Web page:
Supervalu to consolidae administration of chains

Shoppers Food, Metro to maintain separate identities in operation

No `philosophical change'

April 19, 2000|By SHANNON D. MURRAY | SHANNON D. MURRAY,SUN STAFF

Supervalu Inc., the parent of Metro Food Markets and Shoppers Food Warehouse, said yesterday that it will consolidate the administrative functions of the two chains -- a move that will result in the departure of Metro founder and President John Ryder.

Ryder, who has worked in the retail food industry for 25 years, was not available for comment yesterday, but said in a statement that he will reveal his plans later.

The combined operation will be headed by Bill White, current president of Lanham-based Shoppers Food Warehouse, the third-largest grocery chain in the Washington market with 37 stores.

Metro, the Baltimore area's second-largest grocery chain, has 21 stores in the Baltimore area.

It is not yet known how many jobs will be lost as the administrative team of the combined operation is restructured, said Rita Simmer, the Supervalu spokeswoman.

The changes "do not signal any sort of philosophical change," she said. "We are making efficiencies at the administrative level."

After the consolidation, both chains will maintain their identities, and the change will not be apparent to customers, Supervalu said.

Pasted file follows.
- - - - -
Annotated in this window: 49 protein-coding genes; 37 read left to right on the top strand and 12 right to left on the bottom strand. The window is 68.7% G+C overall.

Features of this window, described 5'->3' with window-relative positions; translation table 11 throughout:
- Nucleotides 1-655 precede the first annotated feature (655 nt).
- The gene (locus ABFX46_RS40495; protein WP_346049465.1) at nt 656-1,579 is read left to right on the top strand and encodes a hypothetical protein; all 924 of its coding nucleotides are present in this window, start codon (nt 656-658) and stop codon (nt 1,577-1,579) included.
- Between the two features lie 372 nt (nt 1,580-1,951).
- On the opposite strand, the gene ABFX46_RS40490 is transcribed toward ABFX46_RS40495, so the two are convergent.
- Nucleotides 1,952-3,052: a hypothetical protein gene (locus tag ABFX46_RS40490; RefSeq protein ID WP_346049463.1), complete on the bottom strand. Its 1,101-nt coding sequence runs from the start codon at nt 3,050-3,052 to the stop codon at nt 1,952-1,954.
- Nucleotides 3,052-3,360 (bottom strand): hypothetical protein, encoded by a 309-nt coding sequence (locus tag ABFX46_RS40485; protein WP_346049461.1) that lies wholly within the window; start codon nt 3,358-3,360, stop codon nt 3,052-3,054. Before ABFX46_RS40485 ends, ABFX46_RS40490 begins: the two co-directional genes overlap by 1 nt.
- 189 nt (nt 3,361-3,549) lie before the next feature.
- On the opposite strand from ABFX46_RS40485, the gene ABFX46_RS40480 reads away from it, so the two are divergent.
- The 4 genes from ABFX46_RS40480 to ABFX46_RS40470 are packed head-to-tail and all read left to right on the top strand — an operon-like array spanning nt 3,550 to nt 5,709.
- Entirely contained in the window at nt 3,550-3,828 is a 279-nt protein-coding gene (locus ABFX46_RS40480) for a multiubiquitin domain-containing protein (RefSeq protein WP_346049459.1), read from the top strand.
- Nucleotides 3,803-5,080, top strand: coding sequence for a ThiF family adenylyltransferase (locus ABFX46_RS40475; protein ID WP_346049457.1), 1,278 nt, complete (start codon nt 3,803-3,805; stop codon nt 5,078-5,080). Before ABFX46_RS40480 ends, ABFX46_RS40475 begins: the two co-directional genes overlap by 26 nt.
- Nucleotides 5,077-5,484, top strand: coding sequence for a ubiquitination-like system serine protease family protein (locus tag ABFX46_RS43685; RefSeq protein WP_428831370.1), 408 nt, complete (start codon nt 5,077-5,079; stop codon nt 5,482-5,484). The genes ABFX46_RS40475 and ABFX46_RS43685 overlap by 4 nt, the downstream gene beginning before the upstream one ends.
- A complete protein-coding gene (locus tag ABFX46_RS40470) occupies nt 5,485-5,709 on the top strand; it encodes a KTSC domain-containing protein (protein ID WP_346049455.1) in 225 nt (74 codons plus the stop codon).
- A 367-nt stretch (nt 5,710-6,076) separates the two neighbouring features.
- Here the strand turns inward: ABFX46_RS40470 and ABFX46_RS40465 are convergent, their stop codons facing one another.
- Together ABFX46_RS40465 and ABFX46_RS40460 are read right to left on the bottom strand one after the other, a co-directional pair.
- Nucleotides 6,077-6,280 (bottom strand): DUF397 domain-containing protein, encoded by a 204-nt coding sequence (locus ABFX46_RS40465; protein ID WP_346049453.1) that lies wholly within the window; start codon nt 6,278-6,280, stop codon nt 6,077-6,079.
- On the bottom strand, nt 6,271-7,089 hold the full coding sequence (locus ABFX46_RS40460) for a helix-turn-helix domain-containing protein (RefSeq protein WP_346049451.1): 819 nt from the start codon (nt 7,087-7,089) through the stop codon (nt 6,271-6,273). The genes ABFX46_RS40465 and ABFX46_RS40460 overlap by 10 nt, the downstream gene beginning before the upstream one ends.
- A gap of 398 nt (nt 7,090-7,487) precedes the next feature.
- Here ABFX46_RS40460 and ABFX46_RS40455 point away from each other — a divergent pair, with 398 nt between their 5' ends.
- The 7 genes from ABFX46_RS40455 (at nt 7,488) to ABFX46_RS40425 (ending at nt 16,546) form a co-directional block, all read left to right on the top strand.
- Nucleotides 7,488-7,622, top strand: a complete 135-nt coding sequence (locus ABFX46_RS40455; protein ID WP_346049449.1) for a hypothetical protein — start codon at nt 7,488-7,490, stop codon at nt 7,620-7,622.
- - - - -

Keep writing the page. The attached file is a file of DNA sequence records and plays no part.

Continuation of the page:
Supervalu acquired Catonsville-based Metro through its purchase of Metro's owner, Richfood Holdings Inc. of Richmond, for $1.5 billion in September.

The purchase made Minneapolis-based Supervalu the 10th-largest supermarket retailer in the nation, and the nation's largest food distributor to supermarkets.

Jeff Metzger, publisher of the Columbia-based trade journal Food World, said he could see more changes down the road.

"Although Supervalu has stated that changing the stores' banners and operations are not a consideration, I can visualize the advantages of the Shoppers' Discount format being used effectively in the Baltimore area," Metzger said.

He said Supervalu may have decided to consolidate under White because the Shoppers organization is considerably larger.

Nonetheless, Ryder is highly regarded in the food retailing industry, Metzger said. "He's a very creative and energetic person who has really made a mark in the Baltimore area," he said. "He's a real star in the industry."

A former A&P Food executive, Ryder has captained Metro's expansion in the area since the former Basics chain was sold by Rite Aid Corp. to Richfood in 1995.

At that time, there were seven stores. With Richfood's backing, Ryder altered the Basics warehouse concept by creating the larger Metro format and adding fresh produce, meats and seafood to attract customers.

The executive also embarked on a plan to expand store sites. Metro has plans for four additional stores this year, in Ellicott City, at Mondawmin Mall and at two undisclosed locations.

"John [Ryder] is a marketing guy, first and foremost. Bill [White] is a store operations guy. Both are very dynamic and forceful," Metzger said.

"Bill understands the needs of the consumer and he has a strong work ethic," he said.

White has worked in the industry for 30 years, beginning with Stop & Shop. He also worked for Giant Food Inc. and served as president of Piggly Wiggly in Georgia and Mega Foods in Phoenix.

White has been president of Shoppers for three years.

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